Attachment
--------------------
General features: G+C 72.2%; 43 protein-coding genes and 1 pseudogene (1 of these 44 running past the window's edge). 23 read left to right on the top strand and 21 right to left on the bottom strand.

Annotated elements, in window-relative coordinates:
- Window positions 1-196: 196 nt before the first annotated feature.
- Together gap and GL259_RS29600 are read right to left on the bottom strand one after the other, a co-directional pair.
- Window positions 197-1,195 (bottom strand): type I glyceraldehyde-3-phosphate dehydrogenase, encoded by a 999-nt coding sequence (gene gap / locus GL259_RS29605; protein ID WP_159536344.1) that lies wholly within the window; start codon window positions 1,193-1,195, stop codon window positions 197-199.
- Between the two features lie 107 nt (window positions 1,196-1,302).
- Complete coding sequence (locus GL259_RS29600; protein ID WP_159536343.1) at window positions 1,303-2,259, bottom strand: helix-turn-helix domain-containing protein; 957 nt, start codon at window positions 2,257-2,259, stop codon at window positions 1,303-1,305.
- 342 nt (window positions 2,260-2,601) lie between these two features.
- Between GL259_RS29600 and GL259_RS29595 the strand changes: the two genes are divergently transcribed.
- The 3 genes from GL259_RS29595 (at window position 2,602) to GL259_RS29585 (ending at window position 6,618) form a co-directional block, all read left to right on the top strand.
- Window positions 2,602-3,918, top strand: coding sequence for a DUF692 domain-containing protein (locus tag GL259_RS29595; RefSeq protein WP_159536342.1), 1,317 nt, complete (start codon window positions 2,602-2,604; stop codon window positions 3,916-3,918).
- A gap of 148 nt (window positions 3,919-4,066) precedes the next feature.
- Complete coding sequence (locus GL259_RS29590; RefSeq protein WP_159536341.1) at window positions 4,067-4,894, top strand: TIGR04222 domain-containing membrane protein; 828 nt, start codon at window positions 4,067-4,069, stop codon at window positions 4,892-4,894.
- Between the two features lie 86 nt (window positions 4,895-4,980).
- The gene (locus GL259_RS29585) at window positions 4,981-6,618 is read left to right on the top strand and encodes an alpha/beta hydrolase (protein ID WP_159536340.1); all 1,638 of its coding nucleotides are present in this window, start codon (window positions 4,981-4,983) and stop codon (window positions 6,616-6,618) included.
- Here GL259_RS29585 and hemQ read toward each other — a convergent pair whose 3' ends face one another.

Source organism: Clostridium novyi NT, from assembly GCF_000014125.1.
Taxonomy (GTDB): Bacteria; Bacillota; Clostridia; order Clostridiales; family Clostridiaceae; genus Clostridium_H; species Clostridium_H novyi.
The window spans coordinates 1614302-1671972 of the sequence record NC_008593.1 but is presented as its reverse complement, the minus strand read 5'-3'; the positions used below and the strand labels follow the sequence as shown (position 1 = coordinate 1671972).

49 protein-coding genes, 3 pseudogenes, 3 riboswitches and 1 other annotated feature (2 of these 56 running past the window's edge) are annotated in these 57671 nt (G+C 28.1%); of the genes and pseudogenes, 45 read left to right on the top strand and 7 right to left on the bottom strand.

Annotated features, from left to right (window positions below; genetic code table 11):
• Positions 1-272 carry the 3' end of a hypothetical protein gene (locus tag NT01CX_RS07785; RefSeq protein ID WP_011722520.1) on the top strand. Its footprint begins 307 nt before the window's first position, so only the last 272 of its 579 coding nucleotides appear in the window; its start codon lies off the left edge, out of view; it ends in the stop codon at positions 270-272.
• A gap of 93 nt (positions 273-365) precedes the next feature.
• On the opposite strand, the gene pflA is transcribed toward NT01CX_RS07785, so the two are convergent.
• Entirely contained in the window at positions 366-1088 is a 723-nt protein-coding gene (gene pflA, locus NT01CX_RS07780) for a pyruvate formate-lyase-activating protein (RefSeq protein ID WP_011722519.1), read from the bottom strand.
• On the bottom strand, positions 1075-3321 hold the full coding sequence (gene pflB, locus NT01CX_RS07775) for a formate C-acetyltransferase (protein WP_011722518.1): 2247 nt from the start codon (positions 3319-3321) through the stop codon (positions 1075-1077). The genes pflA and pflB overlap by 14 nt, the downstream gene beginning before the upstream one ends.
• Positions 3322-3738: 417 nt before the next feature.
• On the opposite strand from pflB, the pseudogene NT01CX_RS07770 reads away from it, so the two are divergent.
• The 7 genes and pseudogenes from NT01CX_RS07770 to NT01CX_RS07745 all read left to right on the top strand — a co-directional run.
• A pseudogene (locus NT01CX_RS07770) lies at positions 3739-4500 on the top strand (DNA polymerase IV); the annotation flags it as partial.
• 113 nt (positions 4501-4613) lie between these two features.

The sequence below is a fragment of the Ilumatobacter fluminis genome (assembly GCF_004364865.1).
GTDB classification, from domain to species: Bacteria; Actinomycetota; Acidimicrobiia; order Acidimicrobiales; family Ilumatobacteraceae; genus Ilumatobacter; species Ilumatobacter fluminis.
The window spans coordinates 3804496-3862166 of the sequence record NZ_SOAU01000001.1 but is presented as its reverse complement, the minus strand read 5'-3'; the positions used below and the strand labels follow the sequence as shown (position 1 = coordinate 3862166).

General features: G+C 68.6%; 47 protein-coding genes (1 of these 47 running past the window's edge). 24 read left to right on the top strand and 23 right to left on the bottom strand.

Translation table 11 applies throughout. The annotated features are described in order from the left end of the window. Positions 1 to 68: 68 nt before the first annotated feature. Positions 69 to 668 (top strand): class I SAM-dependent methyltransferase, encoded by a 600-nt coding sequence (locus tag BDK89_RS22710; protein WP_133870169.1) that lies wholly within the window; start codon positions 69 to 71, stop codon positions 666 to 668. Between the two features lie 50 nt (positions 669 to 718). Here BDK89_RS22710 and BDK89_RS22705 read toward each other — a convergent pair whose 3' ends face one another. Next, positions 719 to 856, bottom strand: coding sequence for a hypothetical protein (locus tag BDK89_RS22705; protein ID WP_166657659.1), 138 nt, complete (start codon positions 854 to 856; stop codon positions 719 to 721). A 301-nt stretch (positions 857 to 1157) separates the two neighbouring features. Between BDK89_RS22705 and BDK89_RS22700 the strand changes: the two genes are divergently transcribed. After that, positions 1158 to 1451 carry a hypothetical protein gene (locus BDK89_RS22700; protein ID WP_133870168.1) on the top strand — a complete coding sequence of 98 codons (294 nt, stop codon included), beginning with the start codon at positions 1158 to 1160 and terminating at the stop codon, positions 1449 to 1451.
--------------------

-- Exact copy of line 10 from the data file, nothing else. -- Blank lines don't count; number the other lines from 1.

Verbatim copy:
- The 3 genes from GL259_RS29595 (at window position 2,602) to GL259_RS29585 (ending at window position 6,618) form a co-directional block, all read left to right on the top strand.